Bitcoin and Ethereum have done well in 2020 to remain the most relevant assets in terms of development and value. While amassing 88 percent of the total crypto market cap, attention and coverage are widely expected, but the significant rise of Tether hasn’t gone unnoticed in the industry.
The largest stablecoin in the market has improved its market cap by a whopping $4 billion since March, ousting XRP on its way to the third position in the crypto rankings. While most of it happened during the recovery phase, the rapid issuance of USDT on the Ethereum blockchain had a huge part to play as well.
A recent newsletter by Crypto Research contemplated some of the reasons behind Tether’s enormous jump in valuation and the wider implications that may carry forward in the future.
According to Pascal Hugli, Chief Research Officer at Schlossberg&Co, a direct correlation between Bitcoin and Tether cannot be positive since, over the past couple of years, Bitcoin’s price has dropped multiple times whereas Tether’s market cap has remained the same or gone up in terms of value and supply.
Hence Tether’s supply in 2020 has not really gone up because it provides an on-ramp into Bitcoin but possibly because it acts as a settlement vehicle between crypto trading exchanges.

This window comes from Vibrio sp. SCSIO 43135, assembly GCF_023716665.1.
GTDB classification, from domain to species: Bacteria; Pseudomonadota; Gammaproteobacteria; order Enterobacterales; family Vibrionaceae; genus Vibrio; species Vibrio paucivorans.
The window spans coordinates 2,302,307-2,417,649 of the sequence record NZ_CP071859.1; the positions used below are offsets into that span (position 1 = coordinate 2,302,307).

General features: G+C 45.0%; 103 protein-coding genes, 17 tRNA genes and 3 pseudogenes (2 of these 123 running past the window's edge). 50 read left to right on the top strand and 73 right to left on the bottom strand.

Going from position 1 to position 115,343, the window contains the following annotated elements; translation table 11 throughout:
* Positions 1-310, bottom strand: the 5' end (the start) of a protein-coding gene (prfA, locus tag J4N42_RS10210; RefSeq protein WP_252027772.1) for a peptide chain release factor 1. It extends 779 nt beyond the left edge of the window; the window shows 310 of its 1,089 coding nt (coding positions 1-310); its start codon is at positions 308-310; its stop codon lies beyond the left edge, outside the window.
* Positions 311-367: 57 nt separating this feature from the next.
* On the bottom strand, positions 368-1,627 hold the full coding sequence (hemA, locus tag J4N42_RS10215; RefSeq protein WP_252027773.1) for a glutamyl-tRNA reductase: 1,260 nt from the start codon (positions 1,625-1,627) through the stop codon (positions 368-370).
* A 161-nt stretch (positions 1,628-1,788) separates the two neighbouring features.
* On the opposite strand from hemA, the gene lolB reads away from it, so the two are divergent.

If the past few years are taken under observation, trading volume in exchanges for digital assets has significantly improved, and the arbitrage part of the business has become more professional. Therefore, as arbitrage is being conducted more and more, the value of stablecoin assets improves meteorically in the space.
This is possibly what happened during the month of March when the value of Bitcoin plummeted in the industry. Huge arbitrageurs wanted to shift their capital from Bitcoin to a stablecoin, in order to minimize losses and re-invest at a lower price later in the market.
Such sentiment jacked up the demand for Tether, and its market exploded in a period of 30 odd days.
Can Tether impact the monetary value and structure of other assets?
Not at the moment, but the narrative is indeed sliding towards the largest stablecoin. The huge amount of issuance on Ethereum is a prime example.
Although the stablecoin growth does improve the demand for Ether in the space, they are being used only because each stablecoin transaction requires ETH for transaction fees and gas payments.
The monetary narrative of Ethereum would easily take a hit if the increased utilization of USDT continued. USDT is a stable form of an asset that already had the user’s affinity due to its less volatile nature. Hence, even though, a significant distance remains between Bitcoin, Ethereum, and Tether, the stablecoin’s movement in the space largely impacts the top two digital assets.